Marked by a closed, body-color upper grille with an integrated charge port and more aggressive front and rear fascias, the Niro EV’s swept back headlights, long hood, and stubby tail bless it with handsome looks and pleasing proportions. Its high beltline and relatively low roofline, however, make the Kia’s insides feel far more claustrophobic than the glass-heavy Chevy’s.
Still, the quality standards of the Niro EV’s cave-like cabin are far superior to the Bolt’s, and its nicely grained, soft-touch plastics and precise-fitting panels provide the compact Korean hatch with an almost luxury-car-like feel. The Niro EV also benefits from its model-specific center console. In place of the Niro and Niro PHEV’s traditional gear lever and center console that merges with the dashboard, the Niro EV features a modern twist-dial shifter and a center console that’s separated from the dash. The Bolt includes a similar setup, and as a result, both the Chevy and Kia include a flat storage space between the front seats that serves as a perfect place for setting down items such as a purse or bagged lunch.
Chevrolet: At first glance, the Bolt’s in-car technology appears superior to the Niro EV’s. Its big 10.2-inch touchscreen infotainment system and 8.0-inch digital gauge cluster sport high-quality graphics, logical menus, and, in the case of the dashboard display, quick response times to touch inputs. But look past the surface, and the Bolt’s in-car technology falls far short of the Niro EV.
Navigation is conspicuously absent, although Apple CarPlay and Android Auto both come standard. Likewise, dual-zone automatic climate control, a power driver’s seat, and rear seat climate control vents are unavailable throughout the Bolt model line.
As a top-of-the-line Premier, our tester at least came equipped with a heated, leather-wrapped steering wheel and heated front and rear seats (the steering wheel and front-seat heaters are optional on the base LT). Additionally, the Premier-specific $595 Infotainment package added a seven-speaker Bose audio system, a wireless charger, and a pair of USB ports at the back of the center console that complement the two USB ports that come standard.
Kia: If screen size is the most important technical aspect of a subcompact EV hatch, then the Niro EV’s got some catching up to do. A 7.0-inch touchscreen comes standard in the entry-level EX, while Kia reserves an 8.0-inch setup for the higher-spec EX Premium, tested here. Although down 2.2 inches to the Bolt’s massive dashboard-mounted display, the Niro EV EX Premium’s touchscreen includes an in-dash navigation system, as well as Apple CarPlay and Android Auto compatibility (both of which are included in the navigation-less EX).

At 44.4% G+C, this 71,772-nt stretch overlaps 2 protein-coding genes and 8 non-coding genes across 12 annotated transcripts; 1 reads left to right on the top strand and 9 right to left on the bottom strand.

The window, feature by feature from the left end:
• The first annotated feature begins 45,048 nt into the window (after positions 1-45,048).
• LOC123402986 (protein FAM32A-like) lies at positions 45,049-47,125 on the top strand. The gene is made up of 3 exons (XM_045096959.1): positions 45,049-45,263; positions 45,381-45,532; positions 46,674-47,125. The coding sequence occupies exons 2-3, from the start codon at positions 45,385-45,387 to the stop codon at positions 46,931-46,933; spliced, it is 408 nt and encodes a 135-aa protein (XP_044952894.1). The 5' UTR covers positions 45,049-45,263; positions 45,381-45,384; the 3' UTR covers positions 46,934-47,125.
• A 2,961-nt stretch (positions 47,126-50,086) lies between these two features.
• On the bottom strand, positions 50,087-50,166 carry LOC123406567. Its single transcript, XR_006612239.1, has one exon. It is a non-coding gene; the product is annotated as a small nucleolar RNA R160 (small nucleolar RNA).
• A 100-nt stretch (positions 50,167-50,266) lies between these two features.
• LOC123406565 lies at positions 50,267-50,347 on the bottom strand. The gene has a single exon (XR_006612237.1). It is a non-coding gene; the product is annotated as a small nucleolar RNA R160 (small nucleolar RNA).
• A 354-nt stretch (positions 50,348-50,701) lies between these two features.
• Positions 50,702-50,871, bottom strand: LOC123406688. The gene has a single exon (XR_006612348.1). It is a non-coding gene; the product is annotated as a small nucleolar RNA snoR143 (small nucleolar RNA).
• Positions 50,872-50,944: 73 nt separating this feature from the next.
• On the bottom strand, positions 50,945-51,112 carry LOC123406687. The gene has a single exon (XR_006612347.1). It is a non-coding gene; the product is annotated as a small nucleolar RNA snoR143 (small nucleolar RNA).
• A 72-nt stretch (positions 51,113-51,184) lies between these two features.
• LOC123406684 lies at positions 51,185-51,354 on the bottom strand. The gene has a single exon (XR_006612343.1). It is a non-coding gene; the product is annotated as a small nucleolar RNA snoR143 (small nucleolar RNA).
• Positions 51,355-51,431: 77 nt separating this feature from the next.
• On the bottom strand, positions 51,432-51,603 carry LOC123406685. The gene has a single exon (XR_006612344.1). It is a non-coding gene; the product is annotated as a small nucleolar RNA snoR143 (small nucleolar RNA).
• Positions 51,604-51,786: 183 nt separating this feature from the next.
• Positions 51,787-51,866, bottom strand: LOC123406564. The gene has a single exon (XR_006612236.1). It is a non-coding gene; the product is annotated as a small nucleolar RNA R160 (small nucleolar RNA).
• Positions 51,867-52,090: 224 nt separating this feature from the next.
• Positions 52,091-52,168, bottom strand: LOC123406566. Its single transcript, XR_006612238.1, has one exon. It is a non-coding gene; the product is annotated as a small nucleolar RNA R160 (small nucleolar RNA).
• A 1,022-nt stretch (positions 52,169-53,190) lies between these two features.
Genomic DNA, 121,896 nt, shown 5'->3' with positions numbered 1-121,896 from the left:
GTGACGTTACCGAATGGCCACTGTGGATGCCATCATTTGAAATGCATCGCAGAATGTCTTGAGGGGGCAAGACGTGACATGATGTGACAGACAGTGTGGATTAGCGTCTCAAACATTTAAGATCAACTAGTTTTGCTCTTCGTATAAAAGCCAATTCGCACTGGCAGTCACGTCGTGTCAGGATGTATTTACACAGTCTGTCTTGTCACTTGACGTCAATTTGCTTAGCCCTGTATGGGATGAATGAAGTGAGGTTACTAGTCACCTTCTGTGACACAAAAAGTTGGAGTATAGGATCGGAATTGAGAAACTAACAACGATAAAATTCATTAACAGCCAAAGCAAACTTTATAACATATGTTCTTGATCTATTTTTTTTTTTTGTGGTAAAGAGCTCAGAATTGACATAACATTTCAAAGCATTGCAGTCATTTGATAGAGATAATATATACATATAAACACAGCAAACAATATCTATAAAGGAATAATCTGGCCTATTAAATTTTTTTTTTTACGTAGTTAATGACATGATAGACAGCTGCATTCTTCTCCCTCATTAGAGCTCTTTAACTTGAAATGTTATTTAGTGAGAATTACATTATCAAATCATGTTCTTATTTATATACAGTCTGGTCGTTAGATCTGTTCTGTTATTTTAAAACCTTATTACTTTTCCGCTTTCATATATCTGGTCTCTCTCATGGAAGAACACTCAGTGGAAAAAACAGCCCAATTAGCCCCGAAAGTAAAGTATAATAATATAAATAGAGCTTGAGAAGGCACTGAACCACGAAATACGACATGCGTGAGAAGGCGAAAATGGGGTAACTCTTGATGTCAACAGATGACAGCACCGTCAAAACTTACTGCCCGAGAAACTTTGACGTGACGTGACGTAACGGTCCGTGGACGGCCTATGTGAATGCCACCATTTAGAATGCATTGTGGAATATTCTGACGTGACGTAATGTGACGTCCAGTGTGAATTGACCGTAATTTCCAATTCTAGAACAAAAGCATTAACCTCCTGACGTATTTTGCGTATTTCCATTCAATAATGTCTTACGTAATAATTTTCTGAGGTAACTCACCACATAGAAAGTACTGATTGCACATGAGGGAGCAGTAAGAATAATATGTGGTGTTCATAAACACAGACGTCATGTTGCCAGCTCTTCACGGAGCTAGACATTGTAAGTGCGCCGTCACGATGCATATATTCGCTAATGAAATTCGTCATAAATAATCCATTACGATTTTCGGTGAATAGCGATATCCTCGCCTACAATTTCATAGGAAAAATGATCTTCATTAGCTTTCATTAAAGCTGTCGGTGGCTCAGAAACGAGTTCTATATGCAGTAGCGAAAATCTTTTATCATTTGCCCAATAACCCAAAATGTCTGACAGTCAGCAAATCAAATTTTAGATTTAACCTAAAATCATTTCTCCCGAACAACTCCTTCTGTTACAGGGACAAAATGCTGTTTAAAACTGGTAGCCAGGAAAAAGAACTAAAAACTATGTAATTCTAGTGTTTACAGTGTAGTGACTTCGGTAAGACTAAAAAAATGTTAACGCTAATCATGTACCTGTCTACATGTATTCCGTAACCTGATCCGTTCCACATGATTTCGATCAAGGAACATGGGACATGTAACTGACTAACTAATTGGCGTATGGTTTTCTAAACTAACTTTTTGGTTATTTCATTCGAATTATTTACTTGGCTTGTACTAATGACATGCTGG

Sure, the Niro EV’s infotainment system’s graphics aren’t as sharp as the Bolt’s and its on-screen menus are a little less logical, but the Kia makes up for this with its additional feature content, including EX Premium-specific kit such as a power sunroof, heated and ventilated front seats, and a 10-way power driver’s seat. A heated steering wheel is available, but adding it requires checking the $1,000 box for the EX Premium-specific Launch Edition package, which also includes LED headlights, an auto-dimming rear-view mirror, front parking sensors (in addition to the trim’s standard rear sensors), and a cargo cover.
Ultimately, the Niro EV’s additional comfort and convenience items give it a slight edge over the Bolt and its better infotainment setup.
Chevrolet: Hatchbacks are inherently practical, and the Bolt is no exception. With a maximum cargo capacity of 56.6 cubic feet, the electric Chevy betters the Kia by 3.3 cubic feet. With its rear seats in place, however, that figure falls to 16.9 cubic feet. A removable, false cargo floor (optional on the LT and standard on the Premier) offers covered storage in the cargo bay and creates a flat load floor with the rear seats folded.
Kia: Despite offering less overall cargo space than the Bolt, the Niro EV actually betters its American-made competitor’s cargo bay by 1.6 cubic feet with the rear seats in place. Unfortunately, that extra space comes at the cost of rear-seat room, and the Kia’s 36.0 inches of rear legroom and 37.7 inches of rear headroom are down 0.5 and 0.2 inches to the Bolt. Although negligible on paper, those slightly smaller figures accompany a more claustrophobic space and less upright seating position relative to the Bolt. Nevertheless, both vehicles’ rear perches offer stretch-out space comparable to those of compact sedans such as the Chevrolet Cruze and Kia Forte. While the Niro EV’s backseat is comfortable, the Bolt’s is even more so.
Chevrolet: It’s not that we’re mad at the Bolt for its meager list of available advanced safety features, we’re just disappointed. Adaptive cruise control and lane centering are missing from the menu, while a blind-spot monitor, rear cross-traffic alert, and rear parking sensors are standard on the high-end Premier, but require spending $495 for the Driver Confidence package in the lowly LT.
Meanwhile, Chevrolet bundles additional advanced safety kit such as forward-collision alert, automatic front braking with pedestrian detection, lane-keep assist, lane-departure warning, and automatic high-beam headlights into the Driver Confidence II package, a $495 option on both LT and Premier models. The only real feather in the Chevy’s safety cap is its surround-view camera that’s standard fare on – and limited to – the Bolt Premier. That said, it is an IIHS Top Safety Pick.